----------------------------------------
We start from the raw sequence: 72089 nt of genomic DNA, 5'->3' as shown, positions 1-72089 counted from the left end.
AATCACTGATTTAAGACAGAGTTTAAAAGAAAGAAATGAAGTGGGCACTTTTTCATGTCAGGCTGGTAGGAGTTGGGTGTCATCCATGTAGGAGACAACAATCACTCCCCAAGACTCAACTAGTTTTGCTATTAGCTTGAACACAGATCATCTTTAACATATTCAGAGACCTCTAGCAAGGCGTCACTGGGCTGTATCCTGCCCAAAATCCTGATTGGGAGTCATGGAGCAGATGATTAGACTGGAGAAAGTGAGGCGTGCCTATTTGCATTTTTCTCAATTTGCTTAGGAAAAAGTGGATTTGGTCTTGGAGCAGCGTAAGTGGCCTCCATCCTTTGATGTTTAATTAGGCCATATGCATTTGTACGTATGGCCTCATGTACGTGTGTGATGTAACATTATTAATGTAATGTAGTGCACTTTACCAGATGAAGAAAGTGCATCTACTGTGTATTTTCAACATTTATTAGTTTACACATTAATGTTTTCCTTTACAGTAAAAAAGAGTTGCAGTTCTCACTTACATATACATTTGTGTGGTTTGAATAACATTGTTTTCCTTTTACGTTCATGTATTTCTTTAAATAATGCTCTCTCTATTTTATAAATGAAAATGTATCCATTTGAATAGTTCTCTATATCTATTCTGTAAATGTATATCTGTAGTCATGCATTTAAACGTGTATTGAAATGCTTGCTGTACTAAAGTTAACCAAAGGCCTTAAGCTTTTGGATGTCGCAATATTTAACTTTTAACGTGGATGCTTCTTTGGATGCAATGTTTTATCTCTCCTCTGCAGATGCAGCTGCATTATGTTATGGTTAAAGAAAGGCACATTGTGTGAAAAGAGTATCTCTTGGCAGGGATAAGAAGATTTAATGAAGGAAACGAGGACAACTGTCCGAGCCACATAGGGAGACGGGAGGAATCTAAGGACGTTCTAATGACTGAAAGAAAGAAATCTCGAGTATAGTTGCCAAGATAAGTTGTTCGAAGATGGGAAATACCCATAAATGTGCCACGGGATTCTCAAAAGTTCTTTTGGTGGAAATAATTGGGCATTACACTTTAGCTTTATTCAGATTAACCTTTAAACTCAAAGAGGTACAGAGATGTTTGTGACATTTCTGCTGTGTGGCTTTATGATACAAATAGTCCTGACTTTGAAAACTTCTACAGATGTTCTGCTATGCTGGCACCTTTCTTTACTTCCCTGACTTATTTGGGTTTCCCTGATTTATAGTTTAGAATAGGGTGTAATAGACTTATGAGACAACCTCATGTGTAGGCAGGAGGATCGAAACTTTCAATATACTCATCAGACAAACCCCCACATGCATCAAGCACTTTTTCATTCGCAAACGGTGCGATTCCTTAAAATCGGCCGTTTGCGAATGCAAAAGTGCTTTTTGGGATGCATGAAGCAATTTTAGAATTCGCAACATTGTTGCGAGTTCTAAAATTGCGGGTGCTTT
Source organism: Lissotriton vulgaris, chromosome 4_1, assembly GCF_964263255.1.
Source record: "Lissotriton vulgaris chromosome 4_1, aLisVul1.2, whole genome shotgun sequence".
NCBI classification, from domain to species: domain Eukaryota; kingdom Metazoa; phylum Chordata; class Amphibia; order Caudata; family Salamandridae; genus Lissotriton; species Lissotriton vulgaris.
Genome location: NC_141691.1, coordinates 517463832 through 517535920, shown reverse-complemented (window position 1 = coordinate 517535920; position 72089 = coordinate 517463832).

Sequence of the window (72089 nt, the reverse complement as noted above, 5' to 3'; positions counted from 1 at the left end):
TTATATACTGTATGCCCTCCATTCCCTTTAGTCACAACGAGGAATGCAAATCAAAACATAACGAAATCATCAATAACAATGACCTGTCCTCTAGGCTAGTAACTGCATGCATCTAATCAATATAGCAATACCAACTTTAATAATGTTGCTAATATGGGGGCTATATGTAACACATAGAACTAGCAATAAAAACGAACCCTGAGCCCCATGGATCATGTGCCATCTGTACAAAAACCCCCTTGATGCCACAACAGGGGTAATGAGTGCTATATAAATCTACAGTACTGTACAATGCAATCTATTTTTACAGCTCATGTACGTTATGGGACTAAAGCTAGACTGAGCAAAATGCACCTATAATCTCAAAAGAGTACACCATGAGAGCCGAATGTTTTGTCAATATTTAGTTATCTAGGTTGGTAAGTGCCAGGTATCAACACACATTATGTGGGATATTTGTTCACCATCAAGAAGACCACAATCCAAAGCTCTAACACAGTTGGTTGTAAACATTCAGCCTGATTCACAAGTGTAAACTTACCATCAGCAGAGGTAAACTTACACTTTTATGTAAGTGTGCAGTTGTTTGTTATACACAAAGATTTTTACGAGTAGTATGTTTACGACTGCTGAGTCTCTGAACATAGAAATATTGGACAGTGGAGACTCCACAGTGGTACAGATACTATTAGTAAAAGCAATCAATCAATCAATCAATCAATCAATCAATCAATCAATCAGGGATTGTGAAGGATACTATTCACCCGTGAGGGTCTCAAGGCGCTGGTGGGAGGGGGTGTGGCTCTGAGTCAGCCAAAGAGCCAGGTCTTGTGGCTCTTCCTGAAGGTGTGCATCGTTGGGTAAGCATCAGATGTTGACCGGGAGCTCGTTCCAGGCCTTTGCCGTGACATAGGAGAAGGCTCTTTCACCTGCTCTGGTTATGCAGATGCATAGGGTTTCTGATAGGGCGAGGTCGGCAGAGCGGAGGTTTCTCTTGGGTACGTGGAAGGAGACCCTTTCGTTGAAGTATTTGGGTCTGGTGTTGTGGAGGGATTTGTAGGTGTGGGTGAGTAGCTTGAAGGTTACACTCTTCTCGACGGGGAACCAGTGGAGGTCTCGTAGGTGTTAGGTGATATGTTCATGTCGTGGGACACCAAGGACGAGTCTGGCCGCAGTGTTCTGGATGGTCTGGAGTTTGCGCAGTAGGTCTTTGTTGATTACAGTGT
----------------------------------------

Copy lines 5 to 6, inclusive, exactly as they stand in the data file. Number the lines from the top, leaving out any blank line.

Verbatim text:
NCBI classification, from domain to species: domain Eukaryota; kingdom Metazoa; phylum Chordata; class Amphibia; order Caudata; family Salamandridae; genus Lissotriton; species Lissotriton vulgaris.
Genome location: NC_141691.1, coordinates 517463832 through 517535920, shown reverse-complemented (window position 1 = coordinate 517535920; position 72089 = coordinate 517463832).